Conventional breeding usually takes 10-15 years. The turnaround for genetic engineering is usually less than five years. However, due to strict commercialization regulations, most GM crops have been in the pipeline for decades, especially in Africa.

How widespread is their cultivation in Africa?

Approval and cultivation of GMOs in Africa is slow. Only a few countries have allowed their commercialization. South Africa is the leader in the adoption of GMO crops in Africa and has more than a decade of experience. The number of countries where GMO crops are grown in Africa has increased from three in 2016 to 10 by 2022. These 10 countries have commercialized different types of GMO crops.

Apart from South Africa, Egypt, Sudan, Ethiopia, Burkina Faso, Malawi, Nigeria, Ghana and Swatini have allowed the planting of GMO seeds. A number of other countries are at various stages of development and commercialization of a number of GMOs.

The leading GMO crops under consideration in various countries (Kenya, Malawi, Uganda, Nigeria, Ghana and others) are GM cotton (resistant to African bollworm), GM cassava (resistant to cassava brown streak disease) and GM maize (resistant to bollworm). ) among many others.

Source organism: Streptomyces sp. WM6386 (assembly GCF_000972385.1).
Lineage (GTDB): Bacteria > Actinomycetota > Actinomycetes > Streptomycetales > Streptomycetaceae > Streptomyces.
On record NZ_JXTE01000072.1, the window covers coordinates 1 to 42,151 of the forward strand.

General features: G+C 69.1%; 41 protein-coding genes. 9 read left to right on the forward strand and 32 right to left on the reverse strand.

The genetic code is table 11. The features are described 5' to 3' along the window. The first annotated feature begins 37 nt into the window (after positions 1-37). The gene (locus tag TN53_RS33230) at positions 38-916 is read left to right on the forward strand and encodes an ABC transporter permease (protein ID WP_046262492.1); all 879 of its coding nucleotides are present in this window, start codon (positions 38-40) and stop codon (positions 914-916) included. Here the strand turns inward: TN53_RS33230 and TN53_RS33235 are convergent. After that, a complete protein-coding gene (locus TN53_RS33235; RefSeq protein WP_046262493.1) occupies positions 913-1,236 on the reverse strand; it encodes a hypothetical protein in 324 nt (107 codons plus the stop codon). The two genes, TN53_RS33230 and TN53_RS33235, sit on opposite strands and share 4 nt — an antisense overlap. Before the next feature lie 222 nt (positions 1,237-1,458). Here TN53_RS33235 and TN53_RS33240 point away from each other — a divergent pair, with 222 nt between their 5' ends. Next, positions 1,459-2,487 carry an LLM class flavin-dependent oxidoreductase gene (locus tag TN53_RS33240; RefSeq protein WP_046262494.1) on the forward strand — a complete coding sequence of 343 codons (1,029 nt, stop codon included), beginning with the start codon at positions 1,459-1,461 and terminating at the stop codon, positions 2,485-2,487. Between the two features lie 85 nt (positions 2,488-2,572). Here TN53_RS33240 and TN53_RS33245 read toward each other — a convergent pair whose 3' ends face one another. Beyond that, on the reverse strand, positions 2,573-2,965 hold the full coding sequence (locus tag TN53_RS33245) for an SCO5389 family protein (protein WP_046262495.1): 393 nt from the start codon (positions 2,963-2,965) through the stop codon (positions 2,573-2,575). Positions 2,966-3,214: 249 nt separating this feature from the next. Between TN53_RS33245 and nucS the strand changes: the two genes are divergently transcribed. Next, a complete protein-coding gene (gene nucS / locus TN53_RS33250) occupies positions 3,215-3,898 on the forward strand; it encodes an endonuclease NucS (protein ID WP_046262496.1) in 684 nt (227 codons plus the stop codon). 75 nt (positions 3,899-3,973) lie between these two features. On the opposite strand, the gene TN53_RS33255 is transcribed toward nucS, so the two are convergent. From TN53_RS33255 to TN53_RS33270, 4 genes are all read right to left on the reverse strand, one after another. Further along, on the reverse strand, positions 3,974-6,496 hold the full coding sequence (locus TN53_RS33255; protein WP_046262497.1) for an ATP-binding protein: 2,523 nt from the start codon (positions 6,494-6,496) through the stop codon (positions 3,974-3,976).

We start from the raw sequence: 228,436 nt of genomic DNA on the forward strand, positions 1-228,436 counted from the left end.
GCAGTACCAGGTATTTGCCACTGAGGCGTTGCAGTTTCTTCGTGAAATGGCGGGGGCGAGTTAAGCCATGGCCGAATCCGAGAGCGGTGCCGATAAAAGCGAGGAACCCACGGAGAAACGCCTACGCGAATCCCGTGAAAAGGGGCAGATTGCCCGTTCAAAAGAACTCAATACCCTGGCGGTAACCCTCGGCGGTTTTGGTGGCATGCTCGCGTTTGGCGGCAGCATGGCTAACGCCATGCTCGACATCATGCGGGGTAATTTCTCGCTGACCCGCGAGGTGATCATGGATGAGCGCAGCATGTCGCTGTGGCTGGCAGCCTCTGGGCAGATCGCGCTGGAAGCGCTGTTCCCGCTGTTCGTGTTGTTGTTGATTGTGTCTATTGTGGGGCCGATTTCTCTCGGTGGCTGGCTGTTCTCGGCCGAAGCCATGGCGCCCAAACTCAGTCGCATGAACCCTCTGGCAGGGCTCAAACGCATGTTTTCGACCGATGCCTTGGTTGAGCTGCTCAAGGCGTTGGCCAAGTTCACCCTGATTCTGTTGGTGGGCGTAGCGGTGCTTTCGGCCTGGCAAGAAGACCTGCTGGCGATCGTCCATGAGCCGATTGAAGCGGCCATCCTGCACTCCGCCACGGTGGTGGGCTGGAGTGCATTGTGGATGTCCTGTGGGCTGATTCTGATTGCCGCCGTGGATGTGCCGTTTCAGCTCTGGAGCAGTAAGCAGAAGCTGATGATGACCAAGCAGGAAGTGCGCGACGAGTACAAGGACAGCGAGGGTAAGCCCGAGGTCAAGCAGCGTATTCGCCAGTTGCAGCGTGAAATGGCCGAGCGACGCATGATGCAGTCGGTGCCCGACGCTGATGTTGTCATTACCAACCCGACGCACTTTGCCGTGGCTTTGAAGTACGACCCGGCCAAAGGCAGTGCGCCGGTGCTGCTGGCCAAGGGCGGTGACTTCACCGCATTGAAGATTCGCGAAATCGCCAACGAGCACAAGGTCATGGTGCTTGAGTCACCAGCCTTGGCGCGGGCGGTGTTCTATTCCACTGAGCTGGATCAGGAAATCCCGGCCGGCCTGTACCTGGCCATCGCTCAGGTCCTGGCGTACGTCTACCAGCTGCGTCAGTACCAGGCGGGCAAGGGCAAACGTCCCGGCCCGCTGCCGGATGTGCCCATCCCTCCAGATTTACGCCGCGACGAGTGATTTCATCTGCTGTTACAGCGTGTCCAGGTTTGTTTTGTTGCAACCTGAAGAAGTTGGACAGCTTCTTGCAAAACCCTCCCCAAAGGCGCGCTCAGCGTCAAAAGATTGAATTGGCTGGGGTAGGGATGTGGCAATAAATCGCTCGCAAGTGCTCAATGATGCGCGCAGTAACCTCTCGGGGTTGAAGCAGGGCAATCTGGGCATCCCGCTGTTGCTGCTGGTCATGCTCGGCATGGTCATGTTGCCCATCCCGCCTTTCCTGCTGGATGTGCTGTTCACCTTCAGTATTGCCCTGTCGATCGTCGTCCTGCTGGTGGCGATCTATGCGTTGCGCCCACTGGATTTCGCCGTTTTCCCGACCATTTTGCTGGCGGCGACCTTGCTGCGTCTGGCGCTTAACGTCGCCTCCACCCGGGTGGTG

This year, Ghana approved the release of legume-resistant cowpea, joining a growing list of African countries to commercialize GM crops. It is the first genetically modified product approved in the country.

In December 2019, the Kenyan government gave the nod to the commercialization of GMO cotton. After more than two seasons of growing GM cotton, Kenyan farmers are happy to have good yields from Bt cotton despite drought conditions in the past few seasons.

Elsewhere in Africa, farmers have reported significant reductions in crop costs by reducing spraying to control insect pests and diseases. For example, control of the African bollworm has been costly and the pest has caused losses in cotton production.

This list is expected to continue to grow, despite long delays in the cultivation of GMOs in most African countries due to regulatory, political and social blockades.